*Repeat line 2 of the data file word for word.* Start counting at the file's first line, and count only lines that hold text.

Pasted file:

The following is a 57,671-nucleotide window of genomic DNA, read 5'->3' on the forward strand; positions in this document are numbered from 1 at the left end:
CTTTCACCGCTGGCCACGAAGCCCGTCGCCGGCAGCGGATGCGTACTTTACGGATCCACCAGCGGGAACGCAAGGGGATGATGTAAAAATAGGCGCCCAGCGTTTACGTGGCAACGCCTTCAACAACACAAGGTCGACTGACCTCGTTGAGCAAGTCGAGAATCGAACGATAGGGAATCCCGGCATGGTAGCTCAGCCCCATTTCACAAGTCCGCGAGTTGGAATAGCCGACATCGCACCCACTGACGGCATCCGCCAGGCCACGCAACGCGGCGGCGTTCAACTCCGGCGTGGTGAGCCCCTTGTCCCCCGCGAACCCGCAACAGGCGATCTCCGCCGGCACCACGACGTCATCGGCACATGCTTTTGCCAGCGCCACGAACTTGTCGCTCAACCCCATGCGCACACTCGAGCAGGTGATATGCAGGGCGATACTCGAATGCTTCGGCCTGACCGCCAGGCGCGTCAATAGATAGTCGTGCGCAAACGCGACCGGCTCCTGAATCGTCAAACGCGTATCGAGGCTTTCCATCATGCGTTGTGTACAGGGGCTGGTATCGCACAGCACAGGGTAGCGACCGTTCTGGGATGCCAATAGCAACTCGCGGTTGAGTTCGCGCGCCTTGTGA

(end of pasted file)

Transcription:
CTTTCACCGCTGGCCACGAAGCCCGTCGCCGGCAGCGGATGCGTACTTTACGGATCCACCAGCGGGAACGCAAGGGGATGATGTAAAAATAGGCGCCCAGCGTTTACGTGGCAACGCCTTCAACAACACAAGGTCGACTGACCTCGTTGAGCAAGTCGAGAATCGAACGATAGGGAATCCCGGCATGGTAGCTCAGCCCCATTTCACAAGTCCGCGAGTTGGAATAGCCGACATCGCACCCACTGACGGCATCCGCCAGGCCACGCAACGCGGCGGCGTTCAACTCCGGCGTGGTGAGCCCCTTGTCCCCCGCGAACCCGCAACAGGCGATCTCCGCCGGCACCACGACGTCATCGGCACATGCTTTTGCCAGCGCCACGAACTTGTCGCTCAACCCCATGCGCACACTCGAGCAGGTGATATGCAGGGCGATACTCGAATGCTTCGGCCTGACCGCCAGGCGCGTCAATAGATAGTCGTGCGCAAACGCGACCGGCTCCTGAATCGTCAAACGCGTATCGAGGCTTTCCATCATGCGTTGTGTACAGGGGCTGGTATCGCACAGCACAGGGTAGCGACCGTTCTGGGATGCCAATAGCAACTCGCGGTTGAGTTCGCGCGCCTTGTGA